FIG. 1B is an enlarged schematic illustration of Node A of FIG. 1A operating in a fault-free state. In this example, Node A adds a ring tag to all the Ethernet frames (traffic) entering the ring. In this case, the ring tag added to the frames is W-VID because the traffic is being routed on the working path. As shown in FIG. 1B, Node A passes the P-VID and blocks the W-VID on the east port.

FIG. 1C is an enlarged schematic illustration of Nodes B, C and D of FIG. 1A operating in a fault-free state. In this example, Nodes B, C and D pass the P-VID (as did Node A) but these nodes pass the W-VID and takes a copy, removing the ring tag (VID) when the traffic is taken off the ring.

Accordingly, large (metro-sized), simple and inexpensive Ethernet rings can be implemented using 802.1Q-compliant hardware, i.e. using Q-tagging to form a resilient QinQ ring whose behavior appears to be that of an 802.1Q-compliant bridge. Furthermore, as will be described below, these rings can be made resilient.

Resiliency (1:1 Protection)

The virtual Ethernet ring is made resilient (or “fault-tolerant”) by virtue of its ring topology (which is an inherently resilient topology because it is capable of ring folding to isolate a span failure), the presence of a protection path providing 1:1 protection, and the presence of cross-connects at each node that are capable of “hairpinning” the traffic when the ring folds, as is explained in the following paragraphs.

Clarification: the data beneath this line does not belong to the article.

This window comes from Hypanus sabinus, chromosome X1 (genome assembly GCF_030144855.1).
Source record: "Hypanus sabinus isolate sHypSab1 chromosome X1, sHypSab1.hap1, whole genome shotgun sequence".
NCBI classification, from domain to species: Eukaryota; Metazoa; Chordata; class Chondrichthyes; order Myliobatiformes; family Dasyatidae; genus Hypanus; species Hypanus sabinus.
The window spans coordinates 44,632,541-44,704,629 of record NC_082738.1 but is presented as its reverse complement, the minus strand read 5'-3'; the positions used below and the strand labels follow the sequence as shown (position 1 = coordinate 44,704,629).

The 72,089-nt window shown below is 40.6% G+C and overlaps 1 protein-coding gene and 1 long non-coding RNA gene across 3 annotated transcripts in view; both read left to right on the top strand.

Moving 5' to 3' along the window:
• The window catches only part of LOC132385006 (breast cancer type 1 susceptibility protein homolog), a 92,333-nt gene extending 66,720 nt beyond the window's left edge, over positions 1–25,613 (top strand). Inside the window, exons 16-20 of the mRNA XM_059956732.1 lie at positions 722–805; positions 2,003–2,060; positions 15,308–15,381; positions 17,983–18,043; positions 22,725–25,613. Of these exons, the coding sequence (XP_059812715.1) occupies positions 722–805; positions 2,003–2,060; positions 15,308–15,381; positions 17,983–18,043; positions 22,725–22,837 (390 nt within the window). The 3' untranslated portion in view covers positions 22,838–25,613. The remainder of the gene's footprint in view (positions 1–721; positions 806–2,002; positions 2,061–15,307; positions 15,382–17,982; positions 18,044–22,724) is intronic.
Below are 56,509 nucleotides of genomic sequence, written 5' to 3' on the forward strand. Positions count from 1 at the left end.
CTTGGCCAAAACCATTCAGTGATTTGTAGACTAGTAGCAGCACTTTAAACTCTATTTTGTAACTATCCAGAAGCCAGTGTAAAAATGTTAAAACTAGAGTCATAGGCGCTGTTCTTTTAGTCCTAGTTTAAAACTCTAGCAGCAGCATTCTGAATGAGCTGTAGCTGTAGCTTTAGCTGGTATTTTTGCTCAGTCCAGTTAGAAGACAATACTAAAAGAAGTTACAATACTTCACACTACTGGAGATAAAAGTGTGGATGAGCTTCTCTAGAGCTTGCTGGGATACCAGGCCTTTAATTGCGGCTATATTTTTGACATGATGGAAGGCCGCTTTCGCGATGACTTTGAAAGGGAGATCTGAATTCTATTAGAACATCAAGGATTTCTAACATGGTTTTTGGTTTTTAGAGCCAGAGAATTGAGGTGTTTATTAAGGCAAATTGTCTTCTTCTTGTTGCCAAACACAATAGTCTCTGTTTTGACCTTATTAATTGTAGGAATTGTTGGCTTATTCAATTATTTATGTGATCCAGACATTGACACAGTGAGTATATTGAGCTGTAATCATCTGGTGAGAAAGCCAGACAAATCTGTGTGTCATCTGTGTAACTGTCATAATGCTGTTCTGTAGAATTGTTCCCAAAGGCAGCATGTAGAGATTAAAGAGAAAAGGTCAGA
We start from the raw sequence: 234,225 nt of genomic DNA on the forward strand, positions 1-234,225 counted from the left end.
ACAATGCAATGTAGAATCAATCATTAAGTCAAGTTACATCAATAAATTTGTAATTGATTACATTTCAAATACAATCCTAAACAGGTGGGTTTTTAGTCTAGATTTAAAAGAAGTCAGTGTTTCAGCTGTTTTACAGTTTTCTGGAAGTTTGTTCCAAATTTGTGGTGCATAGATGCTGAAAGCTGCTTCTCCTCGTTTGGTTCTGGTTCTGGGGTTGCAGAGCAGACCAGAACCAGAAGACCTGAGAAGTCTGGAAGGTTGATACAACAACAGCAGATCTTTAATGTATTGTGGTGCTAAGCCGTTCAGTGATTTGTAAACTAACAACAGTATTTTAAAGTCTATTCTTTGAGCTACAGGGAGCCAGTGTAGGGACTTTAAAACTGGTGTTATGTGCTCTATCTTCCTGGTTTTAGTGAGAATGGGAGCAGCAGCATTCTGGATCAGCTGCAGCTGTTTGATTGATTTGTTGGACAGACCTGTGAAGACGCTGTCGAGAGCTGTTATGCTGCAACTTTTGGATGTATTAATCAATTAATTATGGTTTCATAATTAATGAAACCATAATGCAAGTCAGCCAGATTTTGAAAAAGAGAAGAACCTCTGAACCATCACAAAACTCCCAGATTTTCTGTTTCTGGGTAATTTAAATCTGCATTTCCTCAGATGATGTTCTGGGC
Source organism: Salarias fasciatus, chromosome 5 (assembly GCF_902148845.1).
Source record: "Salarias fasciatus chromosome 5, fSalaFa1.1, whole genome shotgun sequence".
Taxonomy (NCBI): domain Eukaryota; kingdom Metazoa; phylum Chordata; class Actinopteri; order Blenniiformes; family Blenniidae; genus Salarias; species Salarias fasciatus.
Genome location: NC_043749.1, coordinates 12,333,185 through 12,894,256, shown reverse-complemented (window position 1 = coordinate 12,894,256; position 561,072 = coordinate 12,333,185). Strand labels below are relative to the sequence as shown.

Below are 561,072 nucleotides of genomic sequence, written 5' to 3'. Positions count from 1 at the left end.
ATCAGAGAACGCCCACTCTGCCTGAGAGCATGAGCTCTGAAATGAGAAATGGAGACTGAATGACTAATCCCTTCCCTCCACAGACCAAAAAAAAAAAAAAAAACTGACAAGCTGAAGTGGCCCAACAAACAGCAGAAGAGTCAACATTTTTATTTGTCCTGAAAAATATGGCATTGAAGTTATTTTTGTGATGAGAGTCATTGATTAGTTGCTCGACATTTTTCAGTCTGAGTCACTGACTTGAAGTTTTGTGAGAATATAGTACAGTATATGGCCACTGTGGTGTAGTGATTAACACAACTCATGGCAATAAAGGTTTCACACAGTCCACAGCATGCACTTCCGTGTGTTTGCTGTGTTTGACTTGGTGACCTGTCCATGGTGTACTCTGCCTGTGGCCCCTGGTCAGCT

Each node in the ring has its own cross-connect for cross-connecting the working path to the protection path. This enables ring folding in response to a failure detected in a span of the ring. Detecting a span failure can be done using any known span failure detection mechanism such as described in IEEE 802.1ag or 802.3ah EFM (“Ethernet First Mile”), which are hereby incorporated by reference. Folding the ring isolates the span failure and, due to the availability of the protection path, ensures that traffic continues to be forwarded seamlessly to destination nodes.